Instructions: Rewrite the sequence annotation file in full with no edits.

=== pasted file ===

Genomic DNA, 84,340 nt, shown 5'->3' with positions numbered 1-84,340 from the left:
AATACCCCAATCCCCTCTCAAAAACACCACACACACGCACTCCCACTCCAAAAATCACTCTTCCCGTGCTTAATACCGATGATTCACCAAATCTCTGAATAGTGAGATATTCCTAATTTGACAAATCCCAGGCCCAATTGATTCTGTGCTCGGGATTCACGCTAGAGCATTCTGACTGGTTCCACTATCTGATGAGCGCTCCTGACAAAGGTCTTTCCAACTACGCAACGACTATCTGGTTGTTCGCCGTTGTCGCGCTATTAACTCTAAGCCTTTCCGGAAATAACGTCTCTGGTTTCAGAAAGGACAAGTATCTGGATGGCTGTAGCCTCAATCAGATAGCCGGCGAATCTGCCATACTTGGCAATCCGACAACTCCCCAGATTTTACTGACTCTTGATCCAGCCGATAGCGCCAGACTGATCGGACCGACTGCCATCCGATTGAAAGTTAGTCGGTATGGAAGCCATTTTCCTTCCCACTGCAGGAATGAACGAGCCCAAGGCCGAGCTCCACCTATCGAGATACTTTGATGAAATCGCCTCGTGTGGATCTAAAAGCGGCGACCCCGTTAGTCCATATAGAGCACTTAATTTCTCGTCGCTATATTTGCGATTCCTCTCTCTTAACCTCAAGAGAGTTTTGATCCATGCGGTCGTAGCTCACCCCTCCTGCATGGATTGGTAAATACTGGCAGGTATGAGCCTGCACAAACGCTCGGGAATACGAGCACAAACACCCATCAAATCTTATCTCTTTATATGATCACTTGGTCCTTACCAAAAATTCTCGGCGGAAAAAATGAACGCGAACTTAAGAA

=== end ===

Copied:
Genomic DNA, 84,340 nt, shown 5'->3' with positions numbered 1-84,340 from the left:
AATACCCCAATCCCCTCTCAAAAACACCACACACACGCACTCCCACTCCAAAAATCACTCTTCCCGTGCTTAATACCGATGATTCACCAAATCTCTGAATAGTGAGATATTCCTAATTTGACAAATCCCAGGCCCAATTGATTCTGTGCTCGGGATTCACGCTAGAGCATTCTGACTGGTTCCACTATCTGATGAGCGCTCCTGACAAAGGTCTTTCCAACTACGCAACGACTATCTGGTTGTTCGCCGTTGTCGCGCTATTAACTCTAAGCCTTTCCGGAAATAACGTCTCTGGTTTCAGAAAGGACAAGTATCTGGATGGCTGTAGCCTCAATCAGATAGCCGGCGAATCTGCCATACTTGGCAATCCGACAACTCCCCAGATTTTACTGACTCTTGATCCAGCCGATAGCGCCAGACTGATCGGACCGACTGCCATCCGATTGAAAGTTAGTCGGTATGGAAGCCATTTTCCTTCCCACTGCAGGAATGAACGAGCCCAAGGCCGAGCTCCACCTATCGAGATACTTTGATGAAATCGCCTCGTGTGGATCTAAAAGCGGCGACCCCGTTAGTCCATATAGAGCACTTAATTTCTCGTCGCTATATTTGCGATTCCTCTCTCTTAACCTCAAGAGAGTTTTGATCCATGCGGTCGTAGCTCACCCCTCCTGCATGGATTGGTAAATACTGGCAGGTATGAGCCTGCACAAACGCTCGGGAATACGAGCACAAACACCCATCAAATCTTATCTCTTTATATGATCACTTGGTCCTTACCAAAAATTCTCGGCGGAAAAAATGAACGCGAACTTAAGAA